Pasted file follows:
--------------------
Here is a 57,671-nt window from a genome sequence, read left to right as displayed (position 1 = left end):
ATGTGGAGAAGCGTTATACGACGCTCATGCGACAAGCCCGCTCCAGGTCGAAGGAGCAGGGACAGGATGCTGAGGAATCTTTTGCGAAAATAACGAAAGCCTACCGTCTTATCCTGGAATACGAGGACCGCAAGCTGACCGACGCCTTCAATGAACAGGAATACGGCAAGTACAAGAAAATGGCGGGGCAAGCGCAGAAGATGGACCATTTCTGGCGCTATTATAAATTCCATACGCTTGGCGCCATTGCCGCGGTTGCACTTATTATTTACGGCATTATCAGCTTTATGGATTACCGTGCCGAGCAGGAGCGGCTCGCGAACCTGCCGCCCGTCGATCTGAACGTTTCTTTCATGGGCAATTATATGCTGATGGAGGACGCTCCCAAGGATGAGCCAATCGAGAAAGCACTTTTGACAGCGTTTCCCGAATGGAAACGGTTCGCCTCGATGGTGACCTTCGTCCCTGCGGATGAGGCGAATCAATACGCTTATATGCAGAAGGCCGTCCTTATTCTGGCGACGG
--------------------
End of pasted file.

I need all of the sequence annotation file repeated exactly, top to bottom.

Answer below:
Here is a 57,671-nt window from a genome sequence, read left to right as displayed (position 1 = left end):
ATGTGGAGAAGCGTTATACGACGCTCATGCGACAAGCCCGCTCCAGGTCGAAGGAGCAGGGACAGGATGCTGAGGAATCTTTTGCGAAAATAACGAAAGCCTACCGTCTTATCCTGGAATACGAGGACCGCAAGCTGACCGACGCCTTCAATGAACAGGAATACGGCAAGTACAAGAAAATGGCGGGGCAAGCGCAGAAGATGGACCATTTCTGGCGCTATTATAAATTCCATACGCTTGGCGCCATTGCCGCGGTTGCACTTATTATTTACGGCATTATCAGCTTTATGGATTACCGTGCCGAGCAGGAGCGGCTCGCGAACCTGCCGCCCGTCGATCTGAACGTTTCTTTCATGGGCAATTATATGCTGATGGAGGACGCTCCCAAGGATGAGCCAATCGAGAAAGCACTTTTGACAGCGTTTCCCGAATGGAAACGGTTCGCCTCGATGGTGACCTTCGTCCCTGCGGATGAGGCGAATCAATACGCTTATATGCAGAAGGCCGTCCTTATTCTGGCGACGG